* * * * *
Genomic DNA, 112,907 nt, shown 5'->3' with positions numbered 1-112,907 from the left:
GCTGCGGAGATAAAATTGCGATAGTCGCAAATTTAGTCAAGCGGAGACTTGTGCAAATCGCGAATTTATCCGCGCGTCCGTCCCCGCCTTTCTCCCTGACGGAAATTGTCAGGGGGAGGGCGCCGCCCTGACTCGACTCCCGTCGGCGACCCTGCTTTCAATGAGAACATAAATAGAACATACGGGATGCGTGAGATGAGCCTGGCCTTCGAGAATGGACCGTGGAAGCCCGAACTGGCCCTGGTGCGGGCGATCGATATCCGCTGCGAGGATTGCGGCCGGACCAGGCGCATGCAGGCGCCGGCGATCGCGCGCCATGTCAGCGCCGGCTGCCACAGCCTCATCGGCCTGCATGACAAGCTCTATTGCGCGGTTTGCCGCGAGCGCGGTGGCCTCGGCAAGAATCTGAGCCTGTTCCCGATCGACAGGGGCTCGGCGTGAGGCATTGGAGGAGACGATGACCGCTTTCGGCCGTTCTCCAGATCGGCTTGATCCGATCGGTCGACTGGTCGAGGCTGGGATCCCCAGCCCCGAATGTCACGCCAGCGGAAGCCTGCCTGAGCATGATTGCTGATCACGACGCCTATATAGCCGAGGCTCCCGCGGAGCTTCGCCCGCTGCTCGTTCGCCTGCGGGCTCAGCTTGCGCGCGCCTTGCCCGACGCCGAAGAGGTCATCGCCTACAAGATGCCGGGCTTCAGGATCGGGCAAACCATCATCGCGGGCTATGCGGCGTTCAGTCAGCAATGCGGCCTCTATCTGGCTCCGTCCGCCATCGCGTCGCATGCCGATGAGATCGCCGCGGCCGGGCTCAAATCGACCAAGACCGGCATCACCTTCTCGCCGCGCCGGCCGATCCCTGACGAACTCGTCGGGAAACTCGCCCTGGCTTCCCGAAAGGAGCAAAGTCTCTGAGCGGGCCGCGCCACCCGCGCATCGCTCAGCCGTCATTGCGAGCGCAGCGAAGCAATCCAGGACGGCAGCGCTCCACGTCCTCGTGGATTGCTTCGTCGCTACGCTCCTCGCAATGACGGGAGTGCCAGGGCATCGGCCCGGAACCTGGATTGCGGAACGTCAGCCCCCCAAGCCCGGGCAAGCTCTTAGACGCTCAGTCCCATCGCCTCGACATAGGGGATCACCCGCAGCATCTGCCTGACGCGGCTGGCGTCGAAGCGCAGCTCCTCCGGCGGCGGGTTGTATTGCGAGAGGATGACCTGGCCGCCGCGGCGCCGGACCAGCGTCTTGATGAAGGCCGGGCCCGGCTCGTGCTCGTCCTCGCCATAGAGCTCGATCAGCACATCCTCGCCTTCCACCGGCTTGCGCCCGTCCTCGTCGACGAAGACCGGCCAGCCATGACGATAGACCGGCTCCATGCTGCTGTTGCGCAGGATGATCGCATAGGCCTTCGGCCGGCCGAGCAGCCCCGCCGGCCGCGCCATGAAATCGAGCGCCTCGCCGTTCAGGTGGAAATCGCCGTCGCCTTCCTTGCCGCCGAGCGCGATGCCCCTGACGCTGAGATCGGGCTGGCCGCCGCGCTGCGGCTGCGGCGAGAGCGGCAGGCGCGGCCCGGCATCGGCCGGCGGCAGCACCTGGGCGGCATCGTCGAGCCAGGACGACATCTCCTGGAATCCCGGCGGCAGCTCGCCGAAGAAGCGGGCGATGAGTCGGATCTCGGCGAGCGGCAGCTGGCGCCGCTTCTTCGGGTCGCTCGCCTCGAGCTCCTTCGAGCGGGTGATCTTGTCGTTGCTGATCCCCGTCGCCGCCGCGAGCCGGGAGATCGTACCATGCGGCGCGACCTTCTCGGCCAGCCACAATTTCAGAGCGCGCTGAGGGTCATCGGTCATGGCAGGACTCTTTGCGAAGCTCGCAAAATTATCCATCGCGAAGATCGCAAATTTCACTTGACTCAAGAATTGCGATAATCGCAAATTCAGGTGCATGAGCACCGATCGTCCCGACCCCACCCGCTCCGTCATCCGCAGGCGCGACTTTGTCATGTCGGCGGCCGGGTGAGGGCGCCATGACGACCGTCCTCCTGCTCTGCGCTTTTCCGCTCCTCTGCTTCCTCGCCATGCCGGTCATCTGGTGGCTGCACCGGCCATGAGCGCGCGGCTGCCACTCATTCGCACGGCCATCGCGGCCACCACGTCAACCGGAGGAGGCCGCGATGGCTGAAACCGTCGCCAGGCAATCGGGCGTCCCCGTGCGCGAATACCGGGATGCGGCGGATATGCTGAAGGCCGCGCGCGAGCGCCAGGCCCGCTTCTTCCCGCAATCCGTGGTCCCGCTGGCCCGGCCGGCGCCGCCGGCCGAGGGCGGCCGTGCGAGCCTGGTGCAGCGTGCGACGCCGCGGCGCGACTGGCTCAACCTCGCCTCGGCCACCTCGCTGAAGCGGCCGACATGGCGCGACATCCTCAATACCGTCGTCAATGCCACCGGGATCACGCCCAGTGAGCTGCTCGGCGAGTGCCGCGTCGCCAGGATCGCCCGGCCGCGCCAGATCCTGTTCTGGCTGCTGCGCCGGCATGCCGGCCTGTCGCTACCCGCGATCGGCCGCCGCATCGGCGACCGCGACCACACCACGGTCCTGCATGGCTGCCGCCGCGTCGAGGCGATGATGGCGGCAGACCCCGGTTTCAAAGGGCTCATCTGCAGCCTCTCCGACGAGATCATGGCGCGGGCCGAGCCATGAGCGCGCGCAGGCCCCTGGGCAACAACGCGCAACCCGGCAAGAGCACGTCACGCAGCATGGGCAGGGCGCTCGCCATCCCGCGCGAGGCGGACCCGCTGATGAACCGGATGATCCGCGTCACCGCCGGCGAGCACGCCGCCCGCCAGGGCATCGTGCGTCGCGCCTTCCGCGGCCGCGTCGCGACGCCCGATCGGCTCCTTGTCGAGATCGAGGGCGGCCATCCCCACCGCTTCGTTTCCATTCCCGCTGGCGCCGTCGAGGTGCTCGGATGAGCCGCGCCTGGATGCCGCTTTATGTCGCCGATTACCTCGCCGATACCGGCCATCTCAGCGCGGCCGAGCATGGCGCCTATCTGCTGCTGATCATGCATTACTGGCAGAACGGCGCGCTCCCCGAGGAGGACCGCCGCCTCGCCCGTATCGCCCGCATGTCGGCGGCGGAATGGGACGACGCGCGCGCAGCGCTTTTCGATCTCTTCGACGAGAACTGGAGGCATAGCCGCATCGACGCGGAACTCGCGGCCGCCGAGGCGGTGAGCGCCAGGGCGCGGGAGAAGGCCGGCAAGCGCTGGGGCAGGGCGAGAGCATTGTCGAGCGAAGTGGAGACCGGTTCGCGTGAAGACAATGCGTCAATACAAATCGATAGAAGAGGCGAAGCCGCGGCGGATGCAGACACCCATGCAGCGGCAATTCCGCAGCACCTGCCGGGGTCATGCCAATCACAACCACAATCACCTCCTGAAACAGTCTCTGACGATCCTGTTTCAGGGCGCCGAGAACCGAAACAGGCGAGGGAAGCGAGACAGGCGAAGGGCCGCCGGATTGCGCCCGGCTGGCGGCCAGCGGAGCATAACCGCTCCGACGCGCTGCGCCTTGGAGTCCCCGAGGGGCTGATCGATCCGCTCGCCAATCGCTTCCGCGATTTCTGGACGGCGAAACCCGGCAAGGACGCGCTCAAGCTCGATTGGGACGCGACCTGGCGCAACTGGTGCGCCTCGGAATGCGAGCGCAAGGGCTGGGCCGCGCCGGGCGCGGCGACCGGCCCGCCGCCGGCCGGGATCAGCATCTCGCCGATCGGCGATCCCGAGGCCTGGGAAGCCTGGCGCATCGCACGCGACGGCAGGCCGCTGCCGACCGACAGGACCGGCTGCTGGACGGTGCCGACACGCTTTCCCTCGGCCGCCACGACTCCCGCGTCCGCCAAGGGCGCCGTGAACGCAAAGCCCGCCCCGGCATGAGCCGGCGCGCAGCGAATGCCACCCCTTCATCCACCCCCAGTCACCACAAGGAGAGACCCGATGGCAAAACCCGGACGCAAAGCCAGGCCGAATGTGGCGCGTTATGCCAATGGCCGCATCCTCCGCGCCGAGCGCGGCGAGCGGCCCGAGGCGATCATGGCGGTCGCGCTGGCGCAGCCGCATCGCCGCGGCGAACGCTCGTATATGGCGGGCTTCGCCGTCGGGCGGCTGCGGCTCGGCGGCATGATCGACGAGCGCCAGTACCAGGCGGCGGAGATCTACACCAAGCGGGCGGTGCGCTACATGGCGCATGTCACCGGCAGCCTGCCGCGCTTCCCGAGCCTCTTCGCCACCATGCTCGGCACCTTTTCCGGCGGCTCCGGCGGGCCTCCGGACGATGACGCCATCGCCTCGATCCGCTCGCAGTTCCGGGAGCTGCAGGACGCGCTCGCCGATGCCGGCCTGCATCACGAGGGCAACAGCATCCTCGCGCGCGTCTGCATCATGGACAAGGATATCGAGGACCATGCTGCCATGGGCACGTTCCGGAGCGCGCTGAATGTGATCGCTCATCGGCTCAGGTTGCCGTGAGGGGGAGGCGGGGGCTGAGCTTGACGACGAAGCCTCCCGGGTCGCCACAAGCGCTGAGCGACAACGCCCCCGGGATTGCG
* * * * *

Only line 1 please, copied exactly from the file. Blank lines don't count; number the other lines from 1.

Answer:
Genomic DNA, 112,907 nt, shown 5'->3' with positions numbered 1-112,907 from the left: